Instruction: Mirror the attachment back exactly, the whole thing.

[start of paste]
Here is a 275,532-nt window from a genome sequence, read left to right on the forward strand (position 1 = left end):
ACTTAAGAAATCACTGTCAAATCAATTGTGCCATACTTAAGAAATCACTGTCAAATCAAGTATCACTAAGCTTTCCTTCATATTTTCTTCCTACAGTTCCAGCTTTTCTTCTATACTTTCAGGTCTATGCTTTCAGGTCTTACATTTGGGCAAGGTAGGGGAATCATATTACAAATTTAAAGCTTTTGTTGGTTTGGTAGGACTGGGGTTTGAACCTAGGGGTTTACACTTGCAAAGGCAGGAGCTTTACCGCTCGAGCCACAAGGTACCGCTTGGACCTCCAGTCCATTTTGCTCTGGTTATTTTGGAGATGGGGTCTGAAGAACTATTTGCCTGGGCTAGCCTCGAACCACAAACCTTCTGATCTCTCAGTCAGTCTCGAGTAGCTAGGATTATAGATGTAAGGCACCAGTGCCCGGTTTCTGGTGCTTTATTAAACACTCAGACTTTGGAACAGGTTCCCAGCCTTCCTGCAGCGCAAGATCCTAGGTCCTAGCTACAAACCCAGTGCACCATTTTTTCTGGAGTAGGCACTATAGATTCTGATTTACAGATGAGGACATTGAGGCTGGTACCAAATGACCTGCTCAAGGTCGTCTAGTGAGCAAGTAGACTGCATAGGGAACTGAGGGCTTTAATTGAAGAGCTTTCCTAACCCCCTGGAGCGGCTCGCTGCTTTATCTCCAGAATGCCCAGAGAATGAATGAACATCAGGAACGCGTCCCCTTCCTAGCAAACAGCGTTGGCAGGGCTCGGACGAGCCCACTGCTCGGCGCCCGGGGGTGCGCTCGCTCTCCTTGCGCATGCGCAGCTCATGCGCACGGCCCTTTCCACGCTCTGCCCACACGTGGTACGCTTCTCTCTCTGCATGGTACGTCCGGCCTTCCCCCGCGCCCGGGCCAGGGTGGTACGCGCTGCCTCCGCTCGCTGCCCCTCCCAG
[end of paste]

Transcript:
Here is a 275,532-nt window from a genome sequence, read left to right on the forward strand (position 1 = left end):
ACTTAAGAAATCACTGTCAAATCAATTGTGCCATACTTAAGAAATCACTGTCAAATCAAGTATCACTAAGCTTTCCTTCATATTTTCTTCCTACAGTTCCAGCTTTTCTTCTATACTTTCAGGTCTATGCTTTCAGGTCTTACATTTGGGCAAGGTAGGGGAATCATATTACAAATTTAAAGCTTTTGTTGGTTTGGTAGGACTGGGGTTTGAACCTAGGGGTTTACACTTGCAAAGGCAGGAGCTTTACCGCTCGAGCCACAAGGTACCGCTTGGACCTCCAGTCCATTTTGCTCTGGTTATTTTGGAGATGGGGTCTGAAGAACTATTTGCCTGGGCTAGCCTCGAACCACAAACCTTCTGATCTCTCAGTCAGTCTCGAGTAGCTAGGATTATAGATGTAAGGCACCAGTGCCCGGTTTCTGGTGCTTTATTAAACACTCAGACTTTGGAACAGGTTCCCAGCCTTCCTGCAGCGCAAGATCCTAGGTCCTAGCTACAAACCCAGTGCACCATTTTTTCTGGAGTAGGCACTATAGATTCTGATTTACAGATGAGGACATTGAGGCTGGTACCAAATGACCTGCTCAAGGTCGTCTAGTGAGCAAGTAGACTGCATAGGGAACTGAGGGCTTTAATTGAAGAGCTTTCCTAACCCCCTGGAGCGGCTCGCTGCTTTATCTCCAGAATGCCCAGAGAATGAATGAACATCAGGAACGCGTCCCCTTCCTAGCAAACAGCGTTGGCAGGGCTCGGACGAGCCCACTGCTCGGCGCCCGGGGGTGCGCTCGCTCTCCTTGCGCATGCGCAGCTCATGCGCACGGCCCTTTCCACGCTCTGCCCACACGTGGTACGCTTCTCTCTCTGCATGGTACGTCCGGCCTTCCCCCGCGCCCGGGCCAGGGTGGTACGCGCTGCCTCCGCTCGCTGCCCCTCCCAG